It’s been a good year for nickel. After a two-and-a-half-year bear market, the price of the metal – a key ingredient for making stainless steel – has soared by 50% in 2014, and by 12% in the first two weeks of May alone.
The rally is largely due to “tensions in Ukraine and possible sanctions on Russia [which] raised concerns over the supply of the metal”, says Vladimir Zernov on Fool.com. Russian firm Norilsk Nickel is the world’s largest producer, so a ban on exports from the country would have a very substantial impact on the market.
The risk of an interruption to Russian supplies comes on top of Indonesia banning the export of nickel ore in January, along with other metal ores such as copper. The government is aiming to move up the commodity value chain by forcing producers to process ore in Indonesia rather than ship it abroad in its raw state.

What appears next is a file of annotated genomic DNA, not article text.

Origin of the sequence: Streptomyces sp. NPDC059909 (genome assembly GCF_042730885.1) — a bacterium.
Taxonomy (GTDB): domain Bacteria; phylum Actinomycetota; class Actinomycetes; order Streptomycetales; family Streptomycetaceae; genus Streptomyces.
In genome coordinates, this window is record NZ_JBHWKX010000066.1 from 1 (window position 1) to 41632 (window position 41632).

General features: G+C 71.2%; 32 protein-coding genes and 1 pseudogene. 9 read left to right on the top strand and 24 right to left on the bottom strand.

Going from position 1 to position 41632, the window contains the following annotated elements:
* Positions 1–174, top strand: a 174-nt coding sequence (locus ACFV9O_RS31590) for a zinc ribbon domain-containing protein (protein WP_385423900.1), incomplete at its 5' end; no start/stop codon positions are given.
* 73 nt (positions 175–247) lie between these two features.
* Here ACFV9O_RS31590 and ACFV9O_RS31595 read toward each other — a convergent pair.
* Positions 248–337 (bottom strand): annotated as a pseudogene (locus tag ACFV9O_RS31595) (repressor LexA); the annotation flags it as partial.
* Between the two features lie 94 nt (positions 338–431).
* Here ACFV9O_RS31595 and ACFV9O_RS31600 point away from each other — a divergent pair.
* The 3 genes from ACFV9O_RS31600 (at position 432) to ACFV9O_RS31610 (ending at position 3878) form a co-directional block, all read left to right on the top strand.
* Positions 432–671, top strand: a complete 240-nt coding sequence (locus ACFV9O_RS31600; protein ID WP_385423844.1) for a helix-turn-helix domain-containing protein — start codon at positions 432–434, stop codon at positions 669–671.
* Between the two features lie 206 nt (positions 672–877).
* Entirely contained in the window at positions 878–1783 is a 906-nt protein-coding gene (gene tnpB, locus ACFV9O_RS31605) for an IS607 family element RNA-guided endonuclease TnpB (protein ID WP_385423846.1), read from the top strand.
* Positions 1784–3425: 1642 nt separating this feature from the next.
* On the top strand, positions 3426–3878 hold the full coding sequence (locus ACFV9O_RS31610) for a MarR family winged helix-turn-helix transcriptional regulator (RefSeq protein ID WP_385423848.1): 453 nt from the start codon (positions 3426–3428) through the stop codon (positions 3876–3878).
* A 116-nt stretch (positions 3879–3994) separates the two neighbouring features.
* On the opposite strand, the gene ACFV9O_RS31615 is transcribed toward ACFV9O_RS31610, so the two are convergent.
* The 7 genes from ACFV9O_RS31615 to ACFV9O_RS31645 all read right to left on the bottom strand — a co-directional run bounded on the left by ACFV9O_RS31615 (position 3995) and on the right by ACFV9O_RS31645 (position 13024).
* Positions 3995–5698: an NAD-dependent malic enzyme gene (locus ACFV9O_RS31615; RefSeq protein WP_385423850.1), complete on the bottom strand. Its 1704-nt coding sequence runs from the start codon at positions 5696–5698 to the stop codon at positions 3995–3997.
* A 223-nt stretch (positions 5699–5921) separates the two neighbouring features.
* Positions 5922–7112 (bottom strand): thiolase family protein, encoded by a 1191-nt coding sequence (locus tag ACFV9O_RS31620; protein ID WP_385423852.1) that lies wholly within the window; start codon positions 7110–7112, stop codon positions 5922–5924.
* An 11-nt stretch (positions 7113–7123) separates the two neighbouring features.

However, with inadequate smelting capacity in Indonesia and new plants requiring substantial investment, the immediate impact of the ban will merely be to create a shortfall in the global nickel market.
The government claims that up to nine new nickel smelters may be finished this year, but this is widely considered unrealistic.
As a result, analysts at Citigroup expect global nickel supply to be in deficit by more than 130,000 tonnes next year, compared with a small surplus this year. The bank forecasts that prices could hit $30,000 per tonne, from around $20,000 at present.